The Great Mosques

The advent of Islam witnessed a steady building of mosques across the globe. The mosque was the most prevalent design among Muslims. It was perhaps one of their most inventive architectural designs. Sudano-Sahelian architecture, especially in the Great Mosque of Djenne Mali, replicates the sacred architecture of Mecca in mud-brick and other local materials. Mosques in Tunisia have similar architectural styles. Many architects consider the Great Mosque of Djenne to be the pinnacle of the Sudano-Sahelian architecture style with distinct Islamic elements. It is also one of Africa’s most well-known landmarks. Although the exact date of completion of the mosque is unclear, it is thought to have been constructed between 1200 and 1300.
The Great Mosque of Kairouan, also known as the Mosque of Uqba, on the other hand, is one of North Africa’s most remarkable and largest Islamic monuments. It is a mosque in Kairouan, Tunisia, which is a UNESCO World Heritage Site. Despite the two great mosques having several differences and similarities, they both combine local, Arab architectural, aesthetic, and material elements.
The Great Mosque of Djenne in Mali is the world’s largest mud-built structure and the living center of the Djenne culture. However, there was a much older mosque on this site, constructed in the 13th century, but it fell into disrepair by the 19th century and was abandoned to thousands of swallows, who built their nests in it. The entire building is constructed on a 75 by 75-meter foundation high meters above ground to protect the mosque from the river Bank’s annual flooding. The Mosque of Djenne’s walls are made of mud brick and coated in clay plaster, giving it a sleek, sculptural look. Palm branches were used as beams to prevent the walls from collapsing due to temperature and humidity fluctuations.
Moreover, the mosque’s roof is backed by ninety wooden pillars that run the length of the inner prayer hall; the utilized adobe and wood is African. Half of the mosque is covered by a dome, while the other half is an open-air prayer hall. The mosques’ architecture follows global convections, and this can be seen in the Great Mosque of Djenne with the inclusion of minarets and qibla wall with the mihrab, which functioned to call people for prayer. Besides, to suit the local needs, the mosque was built with local materials with the local architectural style leading to the ritual of crepisssage.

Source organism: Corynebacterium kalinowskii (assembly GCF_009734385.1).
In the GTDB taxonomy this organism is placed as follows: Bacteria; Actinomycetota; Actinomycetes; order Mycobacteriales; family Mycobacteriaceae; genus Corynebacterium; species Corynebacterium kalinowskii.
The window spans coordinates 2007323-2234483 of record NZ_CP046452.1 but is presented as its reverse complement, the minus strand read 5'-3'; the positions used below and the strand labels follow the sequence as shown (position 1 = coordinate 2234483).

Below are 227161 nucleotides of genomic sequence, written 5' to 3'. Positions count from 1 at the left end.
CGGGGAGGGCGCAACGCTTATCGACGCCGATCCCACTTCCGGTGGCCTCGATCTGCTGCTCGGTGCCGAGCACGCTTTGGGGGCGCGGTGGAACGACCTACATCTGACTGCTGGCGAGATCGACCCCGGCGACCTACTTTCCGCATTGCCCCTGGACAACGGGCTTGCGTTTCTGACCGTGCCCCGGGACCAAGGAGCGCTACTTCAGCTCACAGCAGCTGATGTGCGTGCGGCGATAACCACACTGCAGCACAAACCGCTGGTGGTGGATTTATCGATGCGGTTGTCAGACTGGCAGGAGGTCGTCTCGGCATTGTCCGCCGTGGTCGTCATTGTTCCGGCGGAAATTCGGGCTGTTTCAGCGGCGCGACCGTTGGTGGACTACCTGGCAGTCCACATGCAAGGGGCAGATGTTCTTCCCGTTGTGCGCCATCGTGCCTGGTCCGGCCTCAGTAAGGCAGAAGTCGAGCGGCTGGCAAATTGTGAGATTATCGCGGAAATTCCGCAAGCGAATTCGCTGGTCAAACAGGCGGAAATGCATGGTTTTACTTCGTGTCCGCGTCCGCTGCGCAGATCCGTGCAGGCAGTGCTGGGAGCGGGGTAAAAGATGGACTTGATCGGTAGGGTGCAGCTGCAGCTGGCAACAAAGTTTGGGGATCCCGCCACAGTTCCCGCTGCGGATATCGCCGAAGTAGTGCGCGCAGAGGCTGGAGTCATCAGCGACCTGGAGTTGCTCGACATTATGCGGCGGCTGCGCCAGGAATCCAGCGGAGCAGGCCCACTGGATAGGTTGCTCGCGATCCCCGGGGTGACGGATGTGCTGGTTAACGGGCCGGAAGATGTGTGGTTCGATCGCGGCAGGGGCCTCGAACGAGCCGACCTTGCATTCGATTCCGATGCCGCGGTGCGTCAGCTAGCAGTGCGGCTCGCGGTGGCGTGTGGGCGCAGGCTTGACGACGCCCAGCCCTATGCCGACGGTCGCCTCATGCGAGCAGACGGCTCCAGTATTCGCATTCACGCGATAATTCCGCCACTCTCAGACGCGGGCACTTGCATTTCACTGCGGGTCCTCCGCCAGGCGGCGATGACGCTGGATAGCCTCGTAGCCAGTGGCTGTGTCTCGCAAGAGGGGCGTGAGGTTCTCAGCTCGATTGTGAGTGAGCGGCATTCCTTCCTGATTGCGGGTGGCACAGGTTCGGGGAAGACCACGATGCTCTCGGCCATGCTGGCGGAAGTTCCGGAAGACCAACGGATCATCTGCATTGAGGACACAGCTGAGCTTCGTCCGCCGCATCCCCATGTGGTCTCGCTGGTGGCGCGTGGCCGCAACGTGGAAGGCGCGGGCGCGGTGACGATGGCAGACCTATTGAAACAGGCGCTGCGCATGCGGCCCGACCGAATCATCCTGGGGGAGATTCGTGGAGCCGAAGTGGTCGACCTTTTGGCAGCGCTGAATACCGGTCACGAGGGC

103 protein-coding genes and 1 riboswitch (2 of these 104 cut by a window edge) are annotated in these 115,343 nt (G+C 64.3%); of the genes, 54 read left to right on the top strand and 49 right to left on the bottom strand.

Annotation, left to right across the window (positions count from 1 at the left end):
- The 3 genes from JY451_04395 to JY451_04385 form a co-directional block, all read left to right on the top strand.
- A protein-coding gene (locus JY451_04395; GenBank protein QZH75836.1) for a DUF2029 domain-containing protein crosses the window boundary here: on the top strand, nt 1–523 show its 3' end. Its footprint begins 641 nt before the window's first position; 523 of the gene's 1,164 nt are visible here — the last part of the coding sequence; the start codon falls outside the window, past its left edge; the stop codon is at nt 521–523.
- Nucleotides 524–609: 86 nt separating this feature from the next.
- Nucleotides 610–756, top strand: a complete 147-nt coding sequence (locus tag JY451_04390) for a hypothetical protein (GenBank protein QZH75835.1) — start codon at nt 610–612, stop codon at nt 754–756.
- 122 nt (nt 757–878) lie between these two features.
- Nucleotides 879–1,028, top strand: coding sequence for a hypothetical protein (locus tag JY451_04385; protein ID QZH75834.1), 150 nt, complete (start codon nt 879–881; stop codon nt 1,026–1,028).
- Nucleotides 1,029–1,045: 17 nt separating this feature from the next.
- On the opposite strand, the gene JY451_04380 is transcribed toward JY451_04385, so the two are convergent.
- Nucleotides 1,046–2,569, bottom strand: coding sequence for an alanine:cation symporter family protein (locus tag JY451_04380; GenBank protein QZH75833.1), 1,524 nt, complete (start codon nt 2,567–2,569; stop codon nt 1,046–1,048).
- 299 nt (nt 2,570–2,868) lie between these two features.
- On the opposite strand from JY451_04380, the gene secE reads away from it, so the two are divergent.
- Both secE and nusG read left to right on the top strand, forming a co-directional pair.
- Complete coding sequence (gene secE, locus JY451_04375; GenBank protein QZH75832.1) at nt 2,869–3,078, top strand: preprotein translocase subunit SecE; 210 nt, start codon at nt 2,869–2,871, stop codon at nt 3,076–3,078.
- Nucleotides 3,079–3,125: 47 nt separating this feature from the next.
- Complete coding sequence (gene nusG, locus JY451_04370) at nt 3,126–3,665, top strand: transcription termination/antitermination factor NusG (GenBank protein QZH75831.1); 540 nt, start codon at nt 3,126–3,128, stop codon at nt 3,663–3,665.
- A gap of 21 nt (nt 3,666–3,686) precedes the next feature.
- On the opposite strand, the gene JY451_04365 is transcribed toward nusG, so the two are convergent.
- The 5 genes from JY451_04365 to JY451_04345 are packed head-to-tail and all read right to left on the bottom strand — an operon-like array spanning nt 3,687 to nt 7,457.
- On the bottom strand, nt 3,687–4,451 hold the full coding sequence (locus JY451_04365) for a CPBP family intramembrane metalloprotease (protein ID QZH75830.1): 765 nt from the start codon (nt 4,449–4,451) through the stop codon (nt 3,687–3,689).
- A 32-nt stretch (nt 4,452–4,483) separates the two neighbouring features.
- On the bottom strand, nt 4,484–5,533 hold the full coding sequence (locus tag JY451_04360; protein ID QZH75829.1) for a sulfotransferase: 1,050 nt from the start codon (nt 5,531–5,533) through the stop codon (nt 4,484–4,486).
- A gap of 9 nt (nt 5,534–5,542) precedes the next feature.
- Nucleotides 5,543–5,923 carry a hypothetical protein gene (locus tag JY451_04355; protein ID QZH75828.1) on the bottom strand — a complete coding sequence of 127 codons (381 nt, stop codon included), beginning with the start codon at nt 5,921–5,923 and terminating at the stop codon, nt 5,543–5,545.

On the other hand, the Great Mosque of Kairouan in Tunisia has different Arab architectural design, aesthetic, and material elements compared to those of the Great Mosque of Djenne. The mosque is 70 by 125 meters in size and is built like an irregular rectangle, in comparison to Mali’s great mosque. The complex is surrounded by a wall of several towers and bastions that is buttressed from the outside. The courtyard, which was covered with pottery tiles until the late 1800s, is now located in the heart of the complex with white and yellow marble. The luster tiles appear to have originated in Iraq.
However, Similar to the mosque of Djenne, the mosque is constructed with the inclusion of minarets and qibla wall with the mihrab. Its square minaret is aligned with the building’s centerline. The mosque has a flat roof, but there are domes above the mihrab and an entrance supported by carved stone squinches. The magnificent luster mihrab is thought to be one of the earliest examples of its kind in Islamic architecture. Besides, the bay forms a T-formation along the qibla wall and main longitudinal axis, which was a common structure in the area. However, the original structure from the early eighth century was obliterated during the ninth-century reconstruction. More bays were added to the prayer-courtyard hall’s face, and a central dome was built over it.
Even though numerous mosques in the world are older than the two mosques, the Great Mosque of Djenne and the Kairouan Mosque are the most visible symbols of Mali and Tunisia. Both Great Mosques have been the subject of numerous accounts by Arab historians and geographers for many centuries since their completion. Besides, Western visitors, poets and authors who visit Mali and Tunisia sometimes leave their experiences and testimonies in the mosque, and sometimes tinged with emotion or appreciation.

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